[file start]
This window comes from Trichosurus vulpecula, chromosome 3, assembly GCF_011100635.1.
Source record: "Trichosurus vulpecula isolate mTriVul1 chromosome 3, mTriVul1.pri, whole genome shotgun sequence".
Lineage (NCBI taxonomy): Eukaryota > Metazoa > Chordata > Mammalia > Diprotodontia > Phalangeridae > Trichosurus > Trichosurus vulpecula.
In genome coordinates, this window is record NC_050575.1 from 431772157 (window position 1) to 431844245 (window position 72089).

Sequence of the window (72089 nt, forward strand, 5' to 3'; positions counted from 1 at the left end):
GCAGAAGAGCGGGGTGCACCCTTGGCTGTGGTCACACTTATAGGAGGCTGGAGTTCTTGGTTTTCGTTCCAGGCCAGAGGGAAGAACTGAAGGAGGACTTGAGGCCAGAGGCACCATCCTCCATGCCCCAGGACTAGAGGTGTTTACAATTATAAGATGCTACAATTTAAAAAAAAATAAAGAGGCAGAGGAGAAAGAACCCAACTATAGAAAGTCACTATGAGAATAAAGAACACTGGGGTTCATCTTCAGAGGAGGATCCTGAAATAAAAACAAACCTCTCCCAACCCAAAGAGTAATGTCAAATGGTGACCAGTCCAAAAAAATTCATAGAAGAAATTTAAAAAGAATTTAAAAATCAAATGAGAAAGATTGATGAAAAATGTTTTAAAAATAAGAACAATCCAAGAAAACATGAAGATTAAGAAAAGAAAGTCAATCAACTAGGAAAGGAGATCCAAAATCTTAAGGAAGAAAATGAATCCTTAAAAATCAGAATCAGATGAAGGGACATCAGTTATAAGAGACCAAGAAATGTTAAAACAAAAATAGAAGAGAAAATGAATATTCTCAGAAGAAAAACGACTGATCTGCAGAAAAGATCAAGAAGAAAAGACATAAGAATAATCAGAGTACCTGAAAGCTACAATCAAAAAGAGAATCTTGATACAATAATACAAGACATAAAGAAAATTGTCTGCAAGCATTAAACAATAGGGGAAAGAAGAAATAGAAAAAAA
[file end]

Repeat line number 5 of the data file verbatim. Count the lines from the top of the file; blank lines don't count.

Sequence of the window (72089 nt, forward strand, 5' to 3'; positions counted from 1 at the left end):